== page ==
I’m not convinced that the wild persimmons on my place are 60 chromosome. I didn’t know there were any visible attributes like fuzzy leaves to distinguish between 60 and 90 chromosome strains. I do know that someone in eastern Tennessee (kind of near Asheville, NC) – and I think Hillbillyhort in WV, too, right? – is able to grow a bunch of the popular named varieties of American persimmons and get seedless fruit, but I get fully seeded fruit from varieties like Meader and Ruby here, and a friend in nearby Winston-Salem gets fully seeded fruit from Yates… Have you gotten any fruit from named American persimmon varieties at your place yet, Ben? Theoretically if you’re in the 60 chromosome area you ought to get mostly seedless fruit, right? I’m not hopeful for you, though. It’s a poor guess, but my best guess is that my wild persimmons are 90 chromosome. What else could explain me getting all fully seeded fruit?
But even if I am in the 60 chromosome region as conventional wisdom suggests (south of the Ohio River) – and I’m pretty close to due south of Hillbillyhort in WV that’s apparently far enough south to be in the 60 chromosome region – my grafting failures are inconsistent like Hillbillyhort has described. Some grafts take. Others don’t. But one thing that seems consistent is that if an Asian or Asian hybrid graft fails (typically by initially growing and then turning black and dying after putting on 6-12" of new stem growth) subsequent grafts on that same rootstock seem to never take. Maybe it’s an old rootstock issue like Dave is guessing. Almost all of the rootstocks I’m grafting onto are volunteers that have been mowed 1-3 times per year for decades, so although the top growth is only 2-3 years old, I think the roots on the trees I’m grafting on could be 50 or 100 years old. Most of the volunteer trees I’m using as rootstock grow in clusters that I believe are all root suckers off of the same root system. I’d guess only about 10% of my Asian grafts show signs of incompatibility like I described.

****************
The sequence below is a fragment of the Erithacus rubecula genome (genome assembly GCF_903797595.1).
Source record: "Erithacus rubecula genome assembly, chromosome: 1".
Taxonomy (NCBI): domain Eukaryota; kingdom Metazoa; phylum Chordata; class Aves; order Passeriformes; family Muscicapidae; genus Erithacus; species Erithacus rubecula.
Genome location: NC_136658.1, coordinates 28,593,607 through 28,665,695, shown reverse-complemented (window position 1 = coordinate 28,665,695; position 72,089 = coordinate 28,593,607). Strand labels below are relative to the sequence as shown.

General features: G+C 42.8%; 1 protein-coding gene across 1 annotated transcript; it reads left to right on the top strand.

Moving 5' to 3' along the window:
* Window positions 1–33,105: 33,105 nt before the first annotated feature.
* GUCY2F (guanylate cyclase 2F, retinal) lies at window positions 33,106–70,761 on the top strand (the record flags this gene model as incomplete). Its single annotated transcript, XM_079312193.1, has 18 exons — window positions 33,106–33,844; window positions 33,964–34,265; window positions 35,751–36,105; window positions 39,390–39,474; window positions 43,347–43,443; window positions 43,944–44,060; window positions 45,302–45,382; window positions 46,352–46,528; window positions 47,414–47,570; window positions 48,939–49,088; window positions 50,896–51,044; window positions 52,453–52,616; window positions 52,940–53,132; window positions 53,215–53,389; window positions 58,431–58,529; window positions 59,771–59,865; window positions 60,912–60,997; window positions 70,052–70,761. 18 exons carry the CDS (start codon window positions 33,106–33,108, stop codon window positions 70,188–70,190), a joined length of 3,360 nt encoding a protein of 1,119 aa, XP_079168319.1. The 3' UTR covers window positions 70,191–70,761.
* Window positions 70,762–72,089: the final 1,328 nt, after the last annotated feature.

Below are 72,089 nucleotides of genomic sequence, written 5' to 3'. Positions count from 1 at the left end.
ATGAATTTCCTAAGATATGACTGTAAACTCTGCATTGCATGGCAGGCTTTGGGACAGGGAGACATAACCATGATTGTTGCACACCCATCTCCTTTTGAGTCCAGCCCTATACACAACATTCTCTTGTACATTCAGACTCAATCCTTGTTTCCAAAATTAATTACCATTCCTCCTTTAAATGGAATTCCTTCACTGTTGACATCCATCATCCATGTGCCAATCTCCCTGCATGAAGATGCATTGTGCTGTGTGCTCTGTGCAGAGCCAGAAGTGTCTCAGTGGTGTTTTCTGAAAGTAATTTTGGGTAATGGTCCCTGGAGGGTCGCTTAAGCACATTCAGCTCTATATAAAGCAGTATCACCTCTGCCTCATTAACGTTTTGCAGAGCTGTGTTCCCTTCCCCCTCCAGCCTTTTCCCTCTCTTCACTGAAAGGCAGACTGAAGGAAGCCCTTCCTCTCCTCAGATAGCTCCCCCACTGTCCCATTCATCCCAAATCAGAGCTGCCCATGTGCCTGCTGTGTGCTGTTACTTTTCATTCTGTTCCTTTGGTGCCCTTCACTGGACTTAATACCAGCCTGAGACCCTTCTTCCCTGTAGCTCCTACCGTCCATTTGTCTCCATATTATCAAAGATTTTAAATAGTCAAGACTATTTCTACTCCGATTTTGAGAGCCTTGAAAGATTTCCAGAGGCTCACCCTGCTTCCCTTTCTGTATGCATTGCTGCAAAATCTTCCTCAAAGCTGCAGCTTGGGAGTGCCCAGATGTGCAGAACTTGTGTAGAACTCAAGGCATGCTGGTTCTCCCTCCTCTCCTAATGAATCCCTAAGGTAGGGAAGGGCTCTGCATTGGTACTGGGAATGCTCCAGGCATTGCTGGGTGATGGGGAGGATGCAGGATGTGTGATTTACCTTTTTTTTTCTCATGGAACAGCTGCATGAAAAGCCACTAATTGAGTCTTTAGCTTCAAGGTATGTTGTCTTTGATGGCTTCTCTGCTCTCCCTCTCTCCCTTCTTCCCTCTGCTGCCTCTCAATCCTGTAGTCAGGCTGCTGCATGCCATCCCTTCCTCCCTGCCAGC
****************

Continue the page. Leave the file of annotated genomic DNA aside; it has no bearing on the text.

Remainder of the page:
This year, for the first time, though, I had some branches on established trees (one Saijo, one Sheng) show the same symptoms, but in neither case was it the whole tree. These are trees I grafted 4-5 years ago that never showed any symptoms before. The Saijo was a forked tree, so I just cut out the whole fork with the diseased looking branches. I haven’t done anything with the Sheng yet. It’s curious to me that this happened this year, because we had a mild winter and a spring exceptionally free of any late freeze/frost events, so there doesn’t seem to be any correlation at all to winter injury.
Whatever problems you’ve had, Ben, my guess is that they don’t have anything to do with 60/90 chromosome differences, but I don’t have a good guess as to what else it could be.